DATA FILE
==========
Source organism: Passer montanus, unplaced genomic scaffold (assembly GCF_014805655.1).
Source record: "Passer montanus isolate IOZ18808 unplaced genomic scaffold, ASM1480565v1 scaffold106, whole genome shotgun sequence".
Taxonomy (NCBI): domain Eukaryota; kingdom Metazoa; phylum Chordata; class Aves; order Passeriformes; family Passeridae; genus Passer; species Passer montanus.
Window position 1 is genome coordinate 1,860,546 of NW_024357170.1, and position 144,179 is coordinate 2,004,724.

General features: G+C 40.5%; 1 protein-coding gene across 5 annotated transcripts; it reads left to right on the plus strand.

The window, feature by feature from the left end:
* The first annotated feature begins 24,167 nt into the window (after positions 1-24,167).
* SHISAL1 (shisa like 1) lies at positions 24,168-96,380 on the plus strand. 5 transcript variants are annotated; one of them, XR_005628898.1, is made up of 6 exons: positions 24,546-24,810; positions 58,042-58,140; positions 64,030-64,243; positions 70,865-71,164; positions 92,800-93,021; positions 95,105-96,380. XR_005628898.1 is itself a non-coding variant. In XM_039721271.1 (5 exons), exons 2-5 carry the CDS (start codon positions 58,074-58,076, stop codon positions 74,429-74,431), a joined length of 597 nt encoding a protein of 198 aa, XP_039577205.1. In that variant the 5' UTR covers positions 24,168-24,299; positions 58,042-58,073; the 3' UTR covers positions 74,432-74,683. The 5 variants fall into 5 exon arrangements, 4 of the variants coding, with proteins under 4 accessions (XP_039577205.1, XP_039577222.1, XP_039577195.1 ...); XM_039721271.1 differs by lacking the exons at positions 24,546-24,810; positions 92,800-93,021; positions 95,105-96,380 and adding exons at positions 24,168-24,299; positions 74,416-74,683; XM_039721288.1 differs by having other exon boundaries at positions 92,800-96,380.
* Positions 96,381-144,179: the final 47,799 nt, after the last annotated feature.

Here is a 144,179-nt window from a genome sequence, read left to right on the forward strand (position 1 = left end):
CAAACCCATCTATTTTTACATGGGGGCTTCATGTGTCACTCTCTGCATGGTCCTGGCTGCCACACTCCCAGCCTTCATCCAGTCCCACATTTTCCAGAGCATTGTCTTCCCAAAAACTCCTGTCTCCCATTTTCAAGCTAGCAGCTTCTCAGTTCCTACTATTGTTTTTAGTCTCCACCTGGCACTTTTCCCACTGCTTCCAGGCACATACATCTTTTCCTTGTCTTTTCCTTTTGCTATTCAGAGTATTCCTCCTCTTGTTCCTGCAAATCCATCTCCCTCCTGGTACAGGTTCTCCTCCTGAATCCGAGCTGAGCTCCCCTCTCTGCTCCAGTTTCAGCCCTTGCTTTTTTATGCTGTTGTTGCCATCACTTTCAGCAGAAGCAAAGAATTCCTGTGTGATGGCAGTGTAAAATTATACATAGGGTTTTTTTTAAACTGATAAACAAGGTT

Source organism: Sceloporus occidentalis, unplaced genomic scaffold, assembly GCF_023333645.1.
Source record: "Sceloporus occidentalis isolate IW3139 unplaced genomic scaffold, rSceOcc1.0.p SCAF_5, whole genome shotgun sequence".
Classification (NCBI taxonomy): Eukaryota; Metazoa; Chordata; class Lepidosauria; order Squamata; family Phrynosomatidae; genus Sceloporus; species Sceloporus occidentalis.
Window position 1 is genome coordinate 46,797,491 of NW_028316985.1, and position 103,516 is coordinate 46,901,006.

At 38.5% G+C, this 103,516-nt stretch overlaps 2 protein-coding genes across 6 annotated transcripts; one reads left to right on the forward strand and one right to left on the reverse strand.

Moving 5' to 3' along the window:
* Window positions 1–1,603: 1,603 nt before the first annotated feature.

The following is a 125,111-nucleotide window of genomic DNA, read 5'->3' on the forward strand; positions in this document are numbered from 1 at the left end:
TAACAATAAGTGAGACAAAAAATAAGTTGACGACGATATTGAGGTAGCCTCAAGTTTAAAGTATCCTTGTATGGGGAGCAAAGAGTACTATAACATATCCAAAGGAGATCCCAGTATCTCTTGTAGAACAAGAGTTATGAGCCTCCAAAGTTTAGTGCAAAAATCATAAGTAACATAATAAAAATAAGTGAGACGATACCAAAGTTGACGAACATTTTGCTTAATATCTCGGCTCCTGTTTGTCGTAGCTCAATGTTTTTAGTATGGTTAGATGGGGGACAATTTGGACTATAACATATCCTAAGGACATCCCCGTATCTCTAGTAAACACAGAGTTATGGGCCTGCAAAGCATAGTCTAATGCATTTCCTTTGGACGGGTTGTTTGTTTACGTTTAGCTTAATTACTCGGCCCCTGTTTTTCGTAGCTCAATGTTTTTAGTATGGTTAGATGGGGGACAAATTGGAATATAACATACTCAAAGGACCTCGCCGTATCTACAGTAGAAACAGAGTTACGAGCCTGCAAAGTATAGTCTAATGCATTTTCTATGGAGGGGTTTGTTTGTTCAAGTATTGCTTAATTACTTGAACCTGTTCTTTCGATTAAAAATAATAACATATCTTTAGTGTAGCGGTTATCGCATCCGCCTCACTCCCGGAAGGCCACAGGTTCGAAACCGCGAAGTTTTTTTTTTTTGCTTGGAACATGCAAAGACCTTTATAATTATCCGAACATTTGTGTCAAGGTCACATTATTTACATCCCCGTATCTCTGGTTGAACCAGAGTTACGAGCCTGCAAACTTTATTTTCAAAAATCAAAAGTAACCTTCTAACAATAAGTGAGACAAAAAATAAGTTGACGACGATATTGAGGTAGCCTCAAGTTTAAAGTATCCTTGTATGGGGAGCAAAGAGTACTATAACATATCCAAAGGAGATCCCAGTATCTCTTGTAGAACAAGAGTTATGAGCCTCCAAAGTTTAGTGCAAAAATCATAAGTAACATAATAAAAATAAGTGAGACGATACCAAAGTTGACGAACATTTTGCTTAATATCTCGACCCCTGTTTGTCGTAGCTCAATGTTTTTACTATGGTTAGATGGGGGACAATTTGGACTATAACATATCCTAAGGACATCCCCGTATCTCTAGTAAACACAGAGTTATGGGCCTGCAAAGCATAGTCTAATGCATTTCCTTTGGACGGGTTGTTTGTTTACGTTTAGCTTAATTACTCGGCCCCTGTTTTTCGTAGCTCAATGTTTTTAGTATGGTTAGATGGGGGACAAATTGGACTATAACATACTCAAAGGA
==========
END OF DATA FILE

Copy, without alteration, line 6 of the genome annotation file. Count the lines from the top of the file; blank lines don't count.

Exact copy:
The window, feature by feature from the left end: